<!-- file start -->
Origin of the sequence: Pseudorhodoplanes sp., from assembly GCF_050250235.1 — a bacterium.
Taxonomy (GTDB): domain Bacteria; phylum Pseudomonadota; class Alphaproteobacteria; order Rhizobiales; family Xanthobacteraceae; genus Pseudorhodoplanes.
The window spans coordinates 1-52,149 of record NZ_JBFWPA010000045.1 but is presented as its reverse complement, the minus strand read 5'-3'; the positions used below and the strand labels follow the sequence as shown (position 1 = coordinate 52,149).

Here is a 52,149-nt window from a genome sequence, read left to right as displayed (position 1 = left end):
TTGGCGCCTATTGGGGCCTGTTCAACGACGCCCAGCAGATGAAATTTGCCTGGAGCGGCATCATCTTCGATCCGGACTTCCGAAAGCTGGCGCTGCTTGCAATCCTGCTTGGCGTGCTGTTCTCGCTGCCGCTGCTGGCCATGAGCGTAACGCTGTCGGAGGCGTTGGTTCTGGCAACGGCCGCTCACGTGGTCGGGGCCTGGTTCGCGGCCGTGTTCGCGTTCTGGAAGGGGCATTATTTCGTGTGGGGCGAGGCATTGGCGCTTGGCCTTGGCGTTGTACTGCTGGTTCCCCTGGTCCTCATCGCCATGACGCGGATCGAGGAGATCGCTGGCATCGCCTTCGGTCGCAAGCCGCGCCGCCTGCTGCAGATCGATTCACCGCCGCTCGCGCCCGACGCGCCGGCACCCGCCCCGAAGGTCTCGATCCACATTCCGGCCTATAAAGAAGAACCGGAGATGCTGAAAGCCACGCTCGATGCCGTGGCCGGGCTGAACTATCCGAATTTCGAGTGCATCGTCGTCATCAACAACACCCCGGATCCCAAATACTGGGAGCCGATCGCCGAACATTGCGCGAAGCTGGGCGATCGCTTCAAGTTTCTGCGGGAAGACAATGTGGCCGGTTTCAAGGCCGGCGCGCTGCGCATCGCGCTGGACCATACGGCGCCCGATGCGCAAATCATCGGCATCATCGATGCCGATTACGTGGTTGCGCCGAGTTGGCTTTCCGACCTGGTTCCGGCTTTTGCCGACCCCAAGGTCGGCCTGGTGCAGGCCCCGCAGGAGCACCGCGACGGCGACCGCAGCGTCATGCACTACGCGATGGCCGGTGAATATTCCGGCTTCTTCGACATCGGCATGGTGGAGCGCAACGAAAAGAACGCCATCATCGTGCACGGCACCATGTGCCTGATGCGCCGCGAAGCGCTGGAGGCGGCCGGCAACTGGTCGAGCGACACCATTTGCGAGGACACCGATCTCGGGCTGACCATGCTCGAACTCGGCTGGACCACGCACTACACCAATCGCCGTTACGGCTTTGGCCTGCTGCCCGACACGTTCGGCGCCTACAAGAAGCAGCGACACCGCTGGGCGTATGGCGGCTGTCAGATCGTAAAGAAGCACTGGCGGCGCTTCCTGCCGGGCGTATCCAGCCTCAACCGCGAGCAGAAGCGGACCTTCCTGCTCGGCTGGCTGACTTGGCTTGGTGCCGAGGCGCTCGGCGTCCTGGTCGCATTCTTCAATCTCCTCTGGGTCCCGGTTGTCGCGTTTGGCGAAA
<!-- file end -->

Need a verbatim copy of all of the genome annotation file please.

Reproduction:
Origin of the sequence: Pseudorhodoplanes sp., from assembly GCF_050250235.1 — a bacterium.
Taxonomy (GTDB): domain Bacteria; phylum Pseudomonadota; class Alphaproteobacteria; order Rhizobiales; family Xanthobacteraceae; genus Pseudorhodoplanes.
The window spans coordinates 1-52,149 of record NZ_JBFWPA010000045.1 but is presented as its reverse complement, the minus strand read 5'-3'; the positions used below and the strand labels follow the sequence as shown (position 1 = coordinate 52,149).

Here is a 52,149-nt window from a genome sequence, read left to right as displayed (position 1 = left end):
TTGGCGCCTATTGGGGCCTGTTCAACGACGCCCAGCAGATGAAATTTGCCTGGAGCGGCATCATCTTCGATCCGGACTTCCGAAAGCTGGCGCTGCTTGCAATCCTGCTTGGCGTGCTGTTCTCGCTGCCGCTGCTGGCCATGAGCGTAACGCTGTCGGAGGCGTTGGTTCTGGCAACGGCCGCTCACGTGGTCGGGGCCTGGTTCGCGGCCGTGTTCGCGTTCTGGAAGGGGCATTATTTCGTGTGGGGCGAGGCATTGGCGCTTGGCCTTGGCGTTGTACTGCTGGTTCCCCTGGTCCTCATCGCCATGACGCGGATCGAGGAGATCGCTGGCATCGCCTTCGGTCGCAAGCCGCGCCGCCTGCTGCAGATCGATTCACCGCCGCTCGCGCCCGACGCGCCGGCACCCGCCCCGAAGGTCTCGATCCACATTCCGGCCTATAAAGAAGAACCGGAGATGCTGAAAGCCACGCTCGATGCCGTGGCCGGGCTGAACTATCCGAATTTCGAGTGCATCGTCGTCATCAACAACACCCCGGATCCCAAATACTGGGAGCCGATCGCCGAACATTGCGCGAAGCTGGGCGATCGCTTCAAGTTTCTGCGGGAAGACAATGTGGCCGGTTTCAAGGCCGGCGCGCTGCGCATCGCGCTGGACCATACGGCGCCCGATGCGCAAATCATCGGCATCATCGATGCCGATTACGTGGTTGCGCCGAGTTGGCTTTCCGACCTGGTTCCGGCTTTTGCCGACCCCAAGGTCGGCCTGGTGCAGGCCCCGCAGGAGCACCGCGACGGCGACCGCAGCGTCATGCACTACGCGATGGCCGGTGAATATTCCGGCTTCTTCGACATCGGCATGGTGGAGCGCAACGAAAAGAACGCCATCATCGTGCACGGCACCATGTGCCTGATGCGCCGCGAAGCGCTGGAGGCGGCCGGCAACTGGTCGAGCGACACCATTTGCGAGGACACCGATCTCGGGCTGACCATGCTCGAACTCGGCTGGACCACGCACTACACCAATCGCCGTTACGGCTTTGGCCTGCTGCCCGACACGTTCGGCGCCTACAAGAAGCAGCGACACCGCTGGGCGTATGGCGGCTGTCAGATCGTAAAGAAGCACTGGCGGCGCTTCCTGCCGGGCGTATCCAGCCTCAACCGCGAGCAGAAGCGGACCTTCCTGCTCGGCTGGCTGACTTGGCTTGGTGCCGAGGCGCTCGGCGTCCTGGTCGCATTCTTCAATCTCCTCTGGGTCCCGGTTGTCGCGTTTGGCGAAA